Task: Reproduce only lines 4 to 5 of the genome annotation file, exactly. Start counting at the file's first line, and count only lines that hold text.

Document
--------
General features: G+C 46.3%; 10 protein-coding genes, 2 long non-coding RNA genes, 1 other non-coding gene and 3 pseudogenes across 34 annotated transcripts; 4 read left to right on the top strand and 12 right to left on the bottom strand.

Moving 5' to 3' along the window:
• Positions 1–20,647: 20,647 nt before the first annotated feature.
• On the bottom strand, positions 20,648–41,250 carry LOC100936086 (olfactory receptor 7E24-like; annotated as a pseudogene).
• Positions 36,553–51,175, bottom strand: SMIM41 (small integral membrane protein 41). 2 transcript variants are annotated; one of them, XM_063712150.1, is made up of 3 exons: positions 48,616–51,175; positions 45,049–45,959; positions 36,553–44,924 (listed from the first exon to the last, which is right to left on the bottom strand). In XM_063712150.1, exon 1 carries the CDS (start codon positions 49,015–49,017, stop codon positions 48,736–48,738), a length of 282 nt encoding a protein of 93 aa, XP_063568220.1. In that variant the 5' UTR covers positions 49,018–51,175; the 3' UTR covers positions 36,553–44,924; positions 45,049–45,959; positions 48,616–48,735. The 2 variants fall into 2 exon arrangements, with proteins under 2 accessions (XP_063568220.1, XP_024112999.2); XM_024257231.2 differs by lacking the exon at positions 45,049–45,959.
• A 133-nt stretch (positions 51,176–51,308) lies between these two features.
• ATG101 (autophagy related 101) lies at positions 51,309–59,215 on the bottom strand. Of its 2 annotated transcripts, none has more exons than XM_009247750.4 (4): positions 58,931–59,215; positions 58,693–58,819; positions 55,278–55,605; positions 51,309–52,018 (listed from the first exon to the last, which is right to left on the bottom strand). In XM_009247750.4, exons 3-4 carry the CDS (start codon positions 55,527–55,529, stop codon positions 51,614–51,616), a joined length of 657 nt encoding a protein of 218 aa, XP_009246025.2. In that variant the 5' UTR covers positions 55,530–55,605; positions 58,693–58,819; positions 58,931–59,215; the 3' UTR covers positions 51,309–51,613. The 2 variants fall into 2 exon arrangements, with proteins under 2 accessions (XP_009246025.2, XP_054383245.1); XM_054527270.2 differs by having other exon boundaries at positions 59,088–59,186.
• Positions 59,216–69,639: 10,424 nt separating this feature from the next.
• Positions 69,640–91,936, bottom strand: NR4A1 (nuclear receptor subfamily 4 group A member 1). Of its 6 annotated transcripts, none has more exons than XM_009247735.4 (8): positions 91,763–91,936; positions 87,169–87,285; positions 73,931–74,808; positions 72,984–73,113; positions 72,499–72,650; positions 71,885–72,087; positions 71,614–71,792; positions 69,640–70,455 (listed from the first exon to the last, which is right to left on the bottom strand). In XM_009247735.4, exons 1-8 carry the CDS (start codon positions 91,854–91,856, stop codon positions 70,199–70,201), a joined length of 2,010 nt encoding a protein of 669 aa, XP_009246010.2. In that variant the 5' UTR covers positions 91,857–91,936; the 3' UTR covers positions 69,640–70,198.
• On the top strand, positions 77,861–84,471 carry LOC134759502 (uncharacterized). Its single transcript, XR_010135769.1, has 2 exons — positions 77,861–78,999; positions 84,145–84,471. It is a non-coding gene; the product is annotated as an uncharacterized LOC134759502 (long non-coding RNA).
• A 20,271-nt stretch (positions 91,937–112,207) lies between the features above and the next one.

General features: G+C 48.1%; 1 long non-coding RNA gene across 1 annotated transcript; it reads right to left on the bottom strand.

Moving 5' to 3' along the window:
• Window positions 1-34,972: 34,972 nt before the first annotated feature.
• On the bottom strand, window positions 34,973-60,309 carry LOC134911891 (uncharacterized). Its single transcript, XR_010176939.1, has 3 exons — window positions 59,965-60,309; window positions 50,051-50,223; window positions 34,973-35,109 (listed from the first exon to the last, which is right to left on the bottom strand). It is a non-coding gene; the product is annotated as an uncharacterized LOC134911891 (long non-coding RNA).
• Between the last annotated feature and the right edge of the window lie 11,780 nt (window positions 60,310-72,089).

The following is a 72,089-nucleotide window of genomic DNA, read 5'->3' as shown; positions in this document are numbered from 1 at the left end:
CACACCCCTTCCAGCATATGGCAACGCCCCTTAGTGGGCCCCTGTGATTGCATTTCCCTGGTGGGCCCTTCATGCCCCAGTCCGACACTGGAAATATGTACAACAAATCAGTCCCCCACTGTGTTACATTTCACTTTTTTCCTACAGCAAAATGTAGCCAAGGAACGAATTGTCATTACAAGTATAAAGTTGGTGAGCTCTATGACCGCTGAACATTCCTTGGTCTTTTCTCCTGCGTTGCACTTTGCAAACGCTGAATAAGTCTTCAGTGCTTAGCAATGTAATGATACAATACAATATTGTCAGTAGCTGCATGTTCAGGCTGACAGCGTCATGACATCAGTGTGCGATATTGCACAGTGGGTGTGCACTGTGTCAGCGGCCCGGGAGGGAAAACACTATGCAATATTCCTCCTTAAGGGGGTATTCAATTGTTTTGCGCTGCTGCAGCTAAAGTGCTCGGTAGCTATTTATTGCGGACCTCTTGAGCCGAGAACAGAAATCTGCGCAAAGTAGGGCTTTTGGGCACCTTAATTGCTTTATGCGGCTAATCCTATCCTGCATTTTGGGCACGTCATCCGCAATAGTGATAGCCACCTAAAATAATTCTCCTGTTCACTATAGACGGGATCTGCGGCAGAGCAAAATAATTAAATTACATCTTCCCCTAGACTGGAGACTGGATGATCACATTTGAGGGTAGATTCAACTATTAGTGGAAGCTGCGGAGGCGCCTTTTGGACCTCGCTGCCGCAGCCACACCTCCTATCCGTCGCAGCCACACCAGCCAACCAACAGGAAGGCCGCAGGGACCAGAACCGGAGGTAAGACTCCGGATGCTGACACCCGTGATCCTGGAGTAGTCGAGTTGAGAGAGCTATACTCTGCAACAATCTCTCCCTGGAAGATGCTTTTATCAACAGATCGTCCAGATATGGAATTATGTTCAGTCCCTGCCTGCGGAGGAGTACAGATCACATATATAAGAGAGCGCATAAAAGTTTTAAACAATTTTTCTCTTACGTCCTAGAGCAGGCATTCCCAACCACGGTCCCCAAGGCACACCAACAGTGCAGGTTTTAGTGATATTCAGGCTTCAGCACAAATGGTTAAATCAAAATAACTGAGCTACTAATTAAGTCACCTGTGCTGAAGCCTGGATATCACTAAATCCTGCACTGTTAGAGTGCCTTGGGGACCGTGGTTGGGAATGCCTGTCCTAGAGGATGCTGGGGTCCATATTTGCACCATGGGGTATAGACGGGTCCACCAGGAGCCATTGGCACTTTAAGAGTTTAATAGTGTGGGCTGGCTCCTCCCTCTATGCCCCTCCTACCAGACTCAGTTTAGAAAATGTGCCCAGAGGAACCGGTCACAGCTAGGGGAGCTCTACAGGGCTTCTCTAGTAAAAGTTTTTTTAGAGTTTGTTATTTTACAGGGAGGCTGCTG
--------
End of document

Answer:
• On the bottom strand, positions 20,648–41,250 carry LOC100936086 (olfactory receptor 7E24-like; annotated as a pseudogene).
• Positions 36,553–51,175, bottom strand: SMIM41 (small integral membrane protein 41). 2 transcript variants are annotated; one of them, XM_063712150.1, is made up of 3 exons: positions 48,616–51,175; positions 45,049–45,959; positions 36,553–44,924 (listed from the first exon to the last, which is right to left on the bottom strand). In XM_063712150.1, exon 1 carries the CDS (start codon positions 49,015–49,017, stop codon positions 48,736–48,738), a length of 282 nt encoding a protein of 93 aa, XP_063568220.1. In that variant the 5' UTR covers positions 49,018–51,175; the 3' UTR covers positions 36,553–44,924; positions 45,049–45,959; positions 48,616–48,735. The 2 variants fall into 2 exon arrangements, with proteins under 2 accessions (XP_063568220.1, XP_024112999.2); XM_024257231.2 differs by lacking the exon at positions 45,049–45,959.